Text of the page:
Two types of fungi that are common in homes are mold and mildew, and they have a lot in common. Both substances flourish in moist settings, effortlessly spread to new areas, are difficult to remove from surfaces they settle on, and can cause issues for people’s health and your home’s structure. Despite the commonalities between the two, it is important to know how to distinguish mold and mildew. This is because they each have their own unique risks and need to be addressed differently when it comes to cleaning.
Refer to the following guide to learn the difference between mold and mildew so that you can properly treat cases of either fungus.
Identifying Mold and Mildew: Appearances, Effects, and Types
Mold is a fungus that has numerous identical nuclei, appears in green or black patches, has a slimy or fuzzy texture, and affects materials beyond their surfaces. Mold will penetrate any surfaces it has affected. This not only makes it difficult to treat cases of mold, but this can also lead to structural damage in addition to health concerns. Among the common health effects caused by mold are allergic reactions and respiratory issues, but they vary depending on the species.
While there are over 10,000 different mold species that can be found indoors, there are five types of mold that are most often found in households.
- Alternaria: This mold is found in damp places like near windows, in showers, on walls, or beneath sinks. Alternaria is usually found in water-damaged places. It has a wooly texture and can be dark brown, gray, or black. Additionally, extended exposure to this mold can result in asthma attacks and allergic reactions.
- Aspergillus: This mold is the most common one found indoors, usually growing on clothing, walls, paper products, and insulation. Color-wise, it can either be black, brown, green, white, or yellow. Among the health concerns it causes are respiratory infections, allergic reactions, and lung inflammation for people with weak immune systems.
- Cladosporium: This mold is dissimilar to a great deal of molds in that it grows in cooler environments. It develops on wood surfaces, such as hardwood flooring and cabinetry, and on fabrics, such as curtains and carpeting. Cladosporium can be olive green or black in color and can result in various respiratory problems.
- Penicillium: This mold grows on materials that have come into contact with water. Among the materials it can affect are carpeting, insulation, mattresses, and wallpaper. Penicillium gives off a strong musty smell and appears green or blue. Its spores are known to spread easily and cause allergic reactions.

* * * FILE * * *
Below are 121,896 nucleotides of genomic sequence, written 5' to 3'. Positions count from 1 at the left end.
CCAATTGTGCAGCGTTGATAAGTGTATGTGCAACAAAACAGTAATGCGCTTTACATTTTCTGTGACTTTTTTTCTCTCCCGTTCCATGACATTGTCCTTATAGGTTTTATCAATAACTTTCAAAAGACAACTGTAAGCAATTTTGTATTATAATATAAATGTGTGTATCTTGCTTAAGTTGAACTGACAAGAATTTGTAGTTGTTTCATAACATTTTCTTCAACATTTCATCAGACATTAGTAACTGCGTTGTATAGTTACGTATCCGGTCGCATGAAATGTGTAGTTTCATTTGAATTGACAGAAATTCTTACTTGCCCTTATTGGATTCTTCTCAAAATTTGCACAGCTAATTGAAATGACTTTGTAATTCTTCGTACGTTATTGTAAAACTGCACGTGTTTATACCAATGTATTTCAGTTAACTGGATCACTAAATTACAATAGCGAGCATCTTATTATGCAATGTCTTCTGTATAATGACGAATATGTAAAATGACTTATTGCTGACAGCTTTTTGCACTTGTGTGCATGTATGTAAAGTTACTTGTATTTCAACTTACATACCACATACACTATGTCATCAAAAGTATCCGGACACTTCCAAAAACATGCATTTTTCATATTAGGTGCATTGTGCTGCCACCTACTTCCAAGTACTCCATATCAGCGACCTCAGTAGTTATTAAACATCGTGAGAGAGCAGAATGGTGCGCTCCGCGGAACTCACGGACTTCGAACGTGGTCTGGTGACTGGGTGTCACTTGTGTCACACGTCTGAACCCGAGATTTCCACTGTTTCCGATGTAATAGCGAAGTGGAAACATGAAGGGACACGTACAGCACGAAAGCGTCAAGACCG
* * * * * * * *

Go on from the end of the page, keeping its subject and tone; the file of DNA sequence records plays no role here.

- Stachybotrys chartarum: This mold is the most harmful of all household mold species. It is more commonly known as “black mold” because of its black appearance. Black mold has a musty odor and grows in constantly damp environments, such as within air conditioning ducts, near leaking pipes, and anywhere else where there’s an abundance of condensation. Furthermore, black mold has mycotoxins, toxic compounds that result in serious health concerns: asthma attacks, allergic reactions, breathing issues, chronic sinus infections, depression, and fatigue.
Mildew is a fungus that appears in white, yellow, or gray patches. With time, mildew often changes color to brown or black. It also has a fluffy or powdery texture and grows on the surface of moist materials. As such, mildew is easier to clean, and its growth will not be concealed like mold growth can be. Health-wise, if a person were to inhale mildew, he/she could develop a headache, a cough, sore throat, and other respiratory problems.
Furthermore, mildew is a plant disease that extensively damages plants and crops and is categorized into two types:
- Downy mildew: This mildew has a varying appearance depending on what surface it has developed on. For the most part, downy mildew begins as yellow spotting that will eventually darken to brown. It is found most often in agricultural products like potatoes and grapes.